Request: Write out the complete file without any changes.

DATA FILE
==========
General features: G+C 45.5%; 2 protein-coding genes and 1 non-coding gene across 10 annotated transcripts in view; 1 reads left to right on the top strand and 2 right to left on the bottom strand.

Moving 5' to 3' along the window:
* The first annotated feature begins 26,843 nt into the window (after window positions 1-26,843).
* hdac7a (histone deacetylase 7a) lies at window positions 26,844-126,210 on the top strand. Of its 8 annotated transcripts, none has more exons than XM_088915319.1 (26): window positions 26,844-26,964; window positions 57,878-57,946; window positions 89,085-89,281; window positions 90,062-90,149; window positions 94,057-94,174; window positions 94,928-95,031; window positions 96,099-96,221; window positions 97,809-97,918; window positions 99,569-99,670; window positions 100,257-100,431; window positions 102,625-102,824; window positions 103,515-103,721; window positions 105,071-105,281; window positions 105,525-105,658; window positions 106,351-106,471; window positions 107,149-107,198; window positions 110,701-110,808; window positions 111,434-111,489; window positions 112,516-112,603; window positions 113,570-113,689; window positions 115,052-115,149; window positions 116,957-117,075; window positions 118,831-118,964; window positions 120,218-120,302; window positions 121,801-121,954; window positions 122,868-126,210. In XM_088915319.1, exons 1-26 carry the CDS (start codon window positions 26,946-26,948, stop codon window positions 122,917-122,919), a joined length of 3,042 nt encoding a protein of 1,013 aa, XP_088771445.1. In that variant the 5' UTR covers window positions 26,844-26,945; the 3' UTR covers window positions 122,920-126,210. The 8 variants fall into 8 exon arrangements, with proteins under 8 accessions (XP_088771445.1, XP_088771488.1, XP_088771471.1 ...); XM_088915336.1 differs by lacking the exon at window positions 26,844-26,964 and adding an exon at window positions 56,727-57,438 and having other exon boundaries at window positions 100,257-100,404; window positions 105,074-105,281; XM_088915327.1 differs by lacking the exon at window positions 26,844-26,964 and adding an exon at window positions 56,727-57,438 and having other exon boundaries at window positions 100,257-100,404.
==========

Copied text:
General features: G+C 45.5%; 2 protein-coding genes and 1 non-coding gene across 10 annotated transcripts in view; 1 reads left to right on the top strand and 2 right to left on the bottom strand.

Moving 5' to 3' along the window:
* The first annotated feature begins 26,843 nt into the window (after window positions 1-26,843).
* hdac7a (histone deacetylase 7a) lies at window positions 26,844-126,210 on the top strand. Of its 8 annotated transcripts, none has more exons than XM_088915319.1 (26): window positions 26,844-26,964; window positions 57,878-57,946; window positions 89,085-89,281; window positions 90,062-90,149; window positions 94,057-94,174; window positions 94,928-95,031; window positions 96,099-96,221; window positions 97,809-97,918; window positions 99,569-99,670; window positions 100,257-100,431; window positions 102,625-102,824; window positions 103,515-103,721; window positions 105,071-105,281; window positions 105,525-105,658; window positions 106,351-106,471; window positions 107,149-107,198; window positions 110,701-110,808; window positions 111,434-111,489; window positions 112,516-112,603; window positions 113,570-113,689; window positions 115,052-115,149; window positions 116,957-117,075; window positions 118,831-118,964; window positions 120,218-120,302; window positions 121,801-121,954; window positions 122,868-126,210. In XM_088915319.1, exons 1-26 carry the CDS (start codon window positions 26,946-26,948, stop codon window positions 122,917-122,919), a joined length of 3,042 nt encoding a protein of 1,013 aa, XP_088771445.1. In that variant the 5' UTR covers window positions 26,844-26,945; the 3' UTR covers window positions 122,920-126,210. The 8 variants fall into 8 exon arrangements, with proteins under 8 accessions (XP_088771445.1, XP_088771488.1, XP_088771471.1 ...); XM_088915336.1 differs by lacking the exon at window positions 26,844-26,964 and adding an exon at window positions 56,727-57,438 and having other exon boundaries at window positions 100,257-100,404; window positions 105,074-105,281; XM_088915327.1 differs by lacking the exon at window positions 26,844-26,964 and adding an exon at window positions 56,727-57,438 and having other exon boundaries at window positions 100,257-100,404.